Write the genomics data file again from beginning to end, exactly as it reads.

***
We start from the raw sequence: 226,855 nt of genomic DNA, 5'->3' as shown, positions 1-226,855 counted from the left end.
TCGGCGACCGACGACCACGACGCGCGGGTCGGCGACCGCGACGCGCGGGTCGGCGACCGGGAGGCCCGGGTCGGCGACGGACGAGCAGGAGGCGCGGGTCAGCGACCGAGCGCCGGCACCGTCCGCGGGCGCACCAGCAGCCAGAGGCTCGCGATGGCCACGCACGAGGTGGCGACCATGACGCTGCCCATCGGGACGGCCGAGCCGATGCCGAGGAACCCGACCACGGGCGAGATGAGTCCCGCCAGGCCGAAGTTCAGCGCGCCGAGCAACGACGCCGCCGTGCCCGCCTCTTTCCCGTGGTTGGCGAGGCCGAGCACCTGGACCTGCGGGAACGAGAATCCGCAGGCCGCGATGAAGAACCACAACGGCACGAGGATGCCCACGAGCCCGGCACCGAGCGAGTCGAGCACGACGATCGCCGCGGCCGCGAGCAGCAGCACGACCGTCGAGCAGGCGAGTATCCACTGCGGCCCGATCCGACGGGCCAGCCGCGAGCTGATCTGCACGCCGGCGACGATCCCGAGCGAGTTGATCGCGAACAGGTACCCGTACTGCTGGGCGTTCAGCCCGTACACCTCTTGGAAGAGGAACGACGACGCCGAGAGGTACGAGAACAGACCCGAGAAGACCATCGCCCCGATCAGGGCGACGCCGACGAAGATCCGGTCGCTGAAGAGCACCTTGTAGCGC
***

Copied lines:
We start from the raw sequence: 226,855 nt of genomic DNA, 5'->3' as shown, positions 1-226,855 counted from the left end.
TCGGCGACCGACGACCACGACGCGCGGGTCGGCGACCGCGACGCGCGGGTCGGCGACCGGGAGGCCCGGGTCGGCGACGGACGAGCAGGAGGCGCGGGTCAGCGACCGAGCGCCGGCACCGTCCGCGGGCGCACCAGCAGCCAGAGGCTCGCGATGGCCACGCACGAGGTGGCGACCATGACGCTGCCCATCGGGACGGCCGAGCCGATGCCGAGGAACCCGACCACGGGCGAGATGAGTCCCGCCAGGCCGAAGTTCAGCGCGCCGAGCAACGACGCCGCCGTGCCCGCCTCTTTCCCGTGGTTGGCGAGGCCGAGCACCTGGACCTGCGGGAACGAGAATCCGCAGGCCGCGATGAAGAACCACAACGGCACGAGGATGCCCACGAGCCCGGCACCGAGCGAGTCGAGCACGACGATCGCCGCGGCCGCGAGCAGCAGCACGACCGTCGAGCAGGCGAGTATCCACTGCGGCCCGATCCGACGGGCCAGCCGCGAGCTGATCTGCACGCCGGCGACGATCCCGAGCGAGTTGATCGCGAACAGGTACCCGTACTGCTGGGCGTTCAGCCCGTACACCTCTTGGAAGAGGAACGACGACGCCGAGAGGTACGAGAACAGACCCGAGAAGACCATCGCCCCGATCAGGGCGACGCCGACGAAGATCCGGTCGCTGAAGAGCACCTTGTAGCGC